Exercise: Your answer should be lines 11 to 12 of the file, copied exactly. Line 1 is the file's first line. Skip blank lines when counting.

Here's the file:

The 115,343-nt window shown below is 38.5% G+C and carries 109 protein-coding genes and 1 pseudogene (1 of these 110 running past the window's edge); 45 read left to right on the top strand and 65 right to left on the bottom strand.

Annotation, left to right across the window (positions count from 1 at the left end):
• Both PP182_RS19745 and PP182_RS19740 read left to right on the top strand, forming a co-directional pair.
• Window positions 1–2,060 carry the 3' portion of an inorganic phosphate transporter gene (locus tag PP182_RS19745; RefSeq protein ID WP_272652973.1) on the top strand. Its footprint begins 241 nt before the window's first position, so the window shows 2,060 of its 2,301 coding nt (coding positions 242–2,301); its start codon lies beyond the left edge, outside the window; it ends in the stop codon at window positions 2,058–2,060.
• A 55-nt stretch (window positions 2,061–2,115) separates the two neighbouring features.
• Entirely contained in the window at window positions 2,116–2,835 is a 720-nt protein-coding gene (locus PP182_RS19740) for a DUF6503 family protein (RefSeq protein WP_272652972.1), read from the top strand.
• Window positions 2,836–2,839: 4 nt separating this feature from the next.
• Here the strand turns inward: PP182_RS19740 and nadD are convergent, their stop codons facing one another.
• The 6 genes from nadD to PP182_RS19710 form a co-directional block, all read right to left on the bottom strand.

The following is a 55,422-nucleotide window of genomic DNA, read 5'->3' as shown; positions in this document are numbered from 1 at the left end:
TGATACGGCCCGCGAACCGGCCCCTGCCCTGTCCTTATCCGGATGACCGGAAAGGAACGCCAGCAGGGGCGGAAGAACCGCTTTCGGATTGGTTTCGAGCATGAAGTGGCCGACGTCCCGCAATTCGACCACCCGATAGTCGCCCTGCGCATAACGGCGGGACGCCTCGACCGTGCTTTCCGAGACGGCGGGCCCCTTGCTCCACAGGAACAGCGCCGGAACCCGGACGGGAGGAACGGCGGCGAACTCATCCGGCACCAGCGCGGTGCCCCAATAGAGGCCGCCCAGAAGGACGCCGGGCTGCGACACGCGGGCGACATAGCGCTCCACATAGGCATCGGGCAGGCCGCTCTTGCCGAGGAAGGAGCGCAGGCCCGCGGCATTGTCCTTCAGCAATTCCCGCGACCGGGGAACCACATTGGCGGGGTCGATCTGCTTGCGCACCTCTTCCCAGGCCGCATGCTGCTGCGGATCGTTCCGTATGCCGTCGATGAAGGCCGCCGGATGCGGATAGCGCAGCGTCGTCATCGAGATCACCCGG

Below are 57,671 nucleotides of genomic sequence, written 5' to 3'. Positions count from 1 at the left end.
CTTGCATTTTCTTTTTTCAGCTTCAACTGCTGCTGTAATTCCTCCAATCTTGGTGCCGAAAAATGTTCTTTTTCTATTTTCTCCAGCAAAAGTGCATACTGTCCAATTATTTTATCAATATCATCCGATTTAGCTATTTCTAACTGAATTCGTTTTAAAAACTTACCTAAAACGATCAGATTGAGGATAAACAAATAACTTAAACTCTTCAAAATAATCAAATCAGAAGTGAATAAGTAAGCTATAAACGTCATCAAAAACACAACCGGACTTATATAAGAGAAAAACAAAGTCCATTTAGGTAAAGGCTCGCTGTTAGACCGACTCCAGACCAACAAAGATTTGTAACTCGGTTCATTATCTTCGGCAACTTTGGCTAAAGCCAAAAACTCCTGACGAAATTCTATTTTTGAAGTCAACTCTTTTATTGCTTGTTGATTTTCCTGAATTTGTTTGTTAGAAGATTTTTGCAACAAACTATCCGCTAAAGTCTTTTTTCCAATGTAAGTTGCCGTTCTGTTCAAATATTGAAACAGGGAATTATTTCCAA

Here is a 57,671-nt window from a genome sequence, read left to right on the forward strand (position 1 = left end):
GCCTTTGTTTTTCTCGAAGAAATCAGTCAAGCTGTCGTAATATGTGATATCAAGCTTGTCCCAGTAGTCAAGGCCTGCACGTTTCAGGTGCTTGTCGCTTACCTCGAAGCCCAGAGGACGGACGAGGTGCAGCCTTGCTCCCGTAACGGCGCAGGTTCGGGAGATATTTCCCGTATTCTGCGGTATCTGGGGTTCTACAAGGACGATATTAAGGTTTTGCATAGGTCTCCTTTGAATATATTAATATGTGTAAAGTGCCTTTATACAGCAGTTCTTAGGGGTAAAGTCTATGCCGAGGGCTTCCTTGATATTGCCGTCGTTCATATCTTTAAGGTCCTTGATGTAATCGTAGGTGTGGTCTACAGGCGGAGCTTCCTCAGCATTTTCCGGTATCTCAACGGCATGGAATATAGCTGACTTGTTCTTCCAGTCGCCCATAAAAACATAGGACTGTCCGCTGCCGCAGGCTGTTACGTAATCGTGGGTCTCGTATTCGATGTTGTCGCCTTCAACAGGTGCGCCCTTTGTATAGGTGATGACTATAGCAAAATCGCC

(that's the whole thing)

TGATACGGCCCGCGAACCGGCCCCTGCCCTGTCCTTATCCGGATGACCGGAAAGGAACGCCAGCAGGGGCGGAAGAACCGCTTTCGGATTGGTTTCGAGCATGAAGTGGCCGACGTCCCGCAATTCGACCACCCGATAGTCGCCCTGCGCATAACGGCGGGACGCCTCGACCGTGCTTTCCGAGACGGCGGGCCCCTTGCTCCACAGGAACAGCGCCGGAACCCGGACGGGAGGAACGGCGGCGAACTCATCCGGCACCAGCGCGGTGCCCCAATAGAGGCCGCCCAGAAGGACGCCGGGCTGCGACACGCGGGCGACATAGCGCTCCACATAGGCATCGGGCAGGCCGCTCTTGCCGAGGAAGGAGCGCAGGCCCGCGGCATTGTCCTTCAGCAATTCCCGCGACCGGGGAACCACATTGGCGGGGTCGATCTGCTTGCGCACCTCTTCCCAGGCCGCATGCTGCTGCGGATCGTTCCGTATGCCGTCGATGAAGGCCGCCGGATGCGGATAGCGCAGCGTCGTCATCGAGATCACCCGG

Below are 57,671 nucleotides of genomic sequence, written 5' to 3'. Positions count from 1 at the left end.